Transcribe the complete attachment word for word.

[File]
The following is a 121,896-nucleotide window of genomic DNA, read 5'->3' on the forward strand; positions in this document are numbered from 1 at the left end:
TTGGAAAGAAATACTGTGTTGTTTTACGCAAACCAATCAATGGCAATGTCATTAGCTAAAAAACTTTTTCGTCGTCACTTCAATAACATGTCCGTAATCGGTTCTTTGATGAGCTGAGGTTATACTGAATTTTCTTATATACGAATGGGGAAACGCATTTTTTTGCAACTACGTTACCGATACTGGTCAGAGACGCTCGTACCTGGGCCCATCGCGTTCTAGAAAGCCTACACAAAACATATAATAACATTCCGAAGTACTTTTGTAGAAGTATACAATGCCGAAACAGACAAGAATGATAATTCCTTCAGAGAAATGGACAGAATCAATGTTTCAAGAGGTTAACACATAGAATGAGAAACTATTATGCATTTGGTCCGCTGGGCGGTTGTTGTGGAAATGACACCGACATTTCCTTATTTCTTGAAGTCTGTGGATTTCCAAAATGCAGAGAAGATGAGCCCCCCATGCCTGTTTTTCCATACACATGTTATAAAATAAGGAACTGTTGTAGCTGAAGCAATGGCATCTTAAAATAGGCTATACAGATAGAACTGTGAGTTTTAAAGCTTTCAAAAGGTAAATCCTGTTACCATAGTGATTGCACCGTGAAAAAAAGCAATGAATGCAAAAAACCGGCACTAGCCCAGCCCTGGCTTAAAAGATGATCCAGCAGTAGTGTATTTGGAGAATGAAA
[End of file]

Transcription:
The following is a 121,896-nucleotide window of genomic DNA, read 5'->3' on the forward strand; positions in this document are numbered from 1 at the left end:
TTGGAAAGAAATACTGTGTTGTTTTACGCAAACCAATCAATGGCAATGTCATTAGCTAAAAAACTTTTTCGTCGTCACTTCAATAACATGTCCGTAATCGGTTCTTTGATGAGCTGAGGTTATACTGAATTTTCTTATATACGAATGGGGAAACGCATTTTTTTGCAACTACGTTACCGATACTGGTCAGAGACGCTCGTACCTGGGCCCATCGCGTTCTAGAAAGCCTACACAAAACATATAATAACATTCCGAAGTACTTTTGTAGAAGTATACAATGCCGAAACAGACAAGAATGATAATTCCTTCAGAGAAATGGACAGAATCAATGTTTCAAGAGGTTAACACATAGAATGAGAAACTATTATGCATTTGGTCCGCTGGGCGGTTGTTGTGGAAATGACACCGACATTTCCTTATTTCTTGAAGTCTGTGGATTTCCAAAATGCAGAGAAGATGAGCCCCCCATGCCTGTTTTTCCATACACATGTTATAAAATAAGGAACTGTTGTAGCTGAAGCAATGGCATCTTAAAATAGGCTATACAGATAGAACTGTGAGTTTTAAAGCTTTCAAAAGGTAAATCCTGTTACCATAGTGATTGCACCGTGAAAAAAAGCAATGAATGCAAAAAACCGGCACTAGCCCAGCCCTGGCTTAAAAGATGATCCAGCAGTAGTGTATTTGGAGAATGAAA